You Don’t Need A Partner To Have A Baby, But Here’s What It’s Like To Raise Kids Alone

­­Kids are a lot of work. It’s a major adjustment from living your best life without major responsibilities to worry about. But, just like people who aren’t in a relationship can go through hurdles in life, so can those who aren’t with someone while they’re parenting. Here are 9 crappy things that can happen when you raise a child by yourself.

You’re an automatic turn-off in the dating world.

It’s not like we’re trying to be unreliable, it’s just that much harder to date when you’re responsible for more than you. Especially if you’re a solo parent who isn’t sharing custody with someone else. Without any scheduled child-less days ahead, it’s up to you to secure a babysitter any time you have somewhere to go. That means your freedom is dependent on not only your kids having it together, but also whoever you’re enlisting or paying to cover for you.

Alternatively, you could be a relationship magnet…for the wrong reasons.

Scary enough to think about, but some real predators exist. They may come off as simply enjoying the idea of securing a “ready-made family,” but deep down some darker intentions may be lurking. So not only is dating harder, but it’s also riskier business when there are children involved.

People assume the child came from an unplanned pregnancy.

Even if you’re well past your high school teenage pregnancy days, if people see you raising a child by yourself, they can jump to some pretty hurtful conclusions. I was married to my children’s father and he was involved up until I was about five months preggo but completed ghosted and hasn’t returned. Since no one has ever seen him around, they don’t even think it’s a possibility that the pregnancy was completely planned and mutually agreed upon. Unfortunately, someone can change their mind about parenting at any time, including after the child is born. That doesn’t mean the child was an “oops” baby.

You feel left out even from other parent friends.

When you reach a certain age, most people you know have a kid, but couples usually have their routines set. They cover for each other when one has somewhere to go. There are also two sets of grandparents, aunts, uncles, and close friends who are basically family. I’m not saying having children itself is a burden, but when you’re signed up for the gig alone you definitely face more obstacles and restrictions than partnered families and your child-less friends.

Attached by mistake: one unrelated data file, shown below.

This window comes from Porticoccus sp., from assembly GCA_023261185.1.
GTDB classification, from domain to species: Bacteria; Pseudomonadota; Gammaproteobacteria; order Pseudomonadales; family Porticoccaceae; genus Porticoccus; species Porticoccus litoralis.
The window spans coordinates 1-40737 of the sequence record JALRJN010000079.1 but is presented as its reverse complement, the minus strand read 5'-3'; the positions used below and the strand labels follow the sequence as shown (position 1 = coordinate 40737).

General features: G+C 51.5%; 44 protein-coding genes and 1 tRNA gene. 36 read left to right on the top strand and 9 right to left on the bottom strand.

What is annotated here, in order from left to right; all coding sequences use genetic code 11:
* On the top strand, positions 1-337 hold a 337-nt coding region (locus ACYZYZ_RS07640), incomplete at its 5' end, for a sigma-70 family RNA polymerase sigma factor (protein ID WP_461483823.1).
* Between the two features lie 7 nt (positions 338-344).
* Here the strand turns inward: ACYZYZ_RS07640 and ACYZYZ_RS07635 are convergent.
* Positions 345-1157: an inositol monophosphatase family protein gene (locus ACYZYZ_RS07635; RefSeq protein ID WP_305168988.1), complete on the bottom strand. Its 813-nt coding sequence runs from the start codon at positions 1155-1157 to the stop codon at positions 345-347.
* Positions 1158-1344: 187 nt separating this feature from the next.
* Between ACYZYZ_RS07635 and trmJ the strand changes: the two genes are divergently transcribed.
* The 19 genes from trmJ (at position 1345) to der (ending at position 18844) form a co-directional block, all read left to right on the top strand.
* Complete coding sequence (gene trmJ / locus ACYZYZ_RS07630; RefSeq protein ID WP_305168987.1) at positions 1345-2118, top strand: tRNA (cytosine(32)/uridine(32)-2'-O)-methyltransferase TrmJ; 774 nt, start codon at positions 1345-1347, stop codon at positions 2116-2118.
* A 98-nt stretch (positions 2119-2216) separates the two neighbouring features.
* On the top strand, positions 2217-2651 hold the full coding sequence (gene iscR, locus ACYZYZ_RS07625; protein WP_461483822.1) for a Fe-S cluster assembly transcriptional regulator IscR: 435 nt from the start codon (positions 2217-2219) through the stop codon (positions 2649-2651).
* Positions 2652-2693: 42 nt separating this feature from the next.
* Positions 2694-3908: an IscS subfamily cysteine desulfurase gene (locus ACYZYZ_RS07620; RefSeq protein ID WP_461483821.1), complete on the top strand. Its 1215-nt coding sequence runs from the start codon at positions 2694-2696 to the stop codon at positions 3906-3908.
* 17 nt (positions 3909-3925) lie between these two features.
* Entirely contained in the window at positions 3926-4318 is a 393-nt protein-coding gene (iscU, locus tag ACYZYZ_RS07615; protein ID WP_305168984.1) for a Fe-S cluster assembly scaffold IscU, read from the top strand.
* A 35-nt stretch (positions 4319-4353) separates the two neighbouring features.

It’s trickier to have a special someone spend the night.

You’re on a hot date and it’s starting to get late. It’s been a great time so far and you don’t want it to end. You get ready to ask him if he wants to take the fun back to your place, and then you remember it’s inhabited by watching eyes, listening ears, and unfiltered mouths. Your only options are to introduce your love interest to your kids or sneak them in after bedtime and out before breakfast. Kind of a buzzkill.

The exhaustion is beyond real.

Life is tiring on its own. Adulting is not easy and neither is parenting. Put those two together without an accomplice to split the load with and you can get stretched thin and burnt out quickly. There just isn’t enough time in the day to do it all for your home, your children, and yourself alone.

You feel like something is missing.

Society has so heavily ingrained this image of a two-parent home that it can feel like your family isn’t “complete” if there isn’t someone else in the picture, sometimes even literally. I know comparison is a thief of joy, but I personally feel embarrassed at times when I see family photo profile pics and wonder how mine looks.

It can be really lonely.

The pride you feel for your own children isn’t felt by other people in the same way. No one is going to appreciate your news feed being filled with 50 different photos of your child sleeping in one night, no matter how cute you think they look. When you have a partner to raise your children with, you have someone to share the details and updates with who cares as you do. When it’s just you, only having family and close friends to talk to about your child isn’t the same and you end up keeping some stuff to yourself.

You can be face discrimination.

No matter how dysfunctional and unstable a family arrangement can be, people will still view a two-parent home as being more stable than a single parent. When there are concerns with a two-parent home, the first course of action is typically to talk to one or both parents. But there are so many stereotypes about single parents that not only are assumptions made faster, but action based on these biases is usually executed with more haste as well. Single parents can be more likely to be terminated from jobs and reported to child protective services without due cause.

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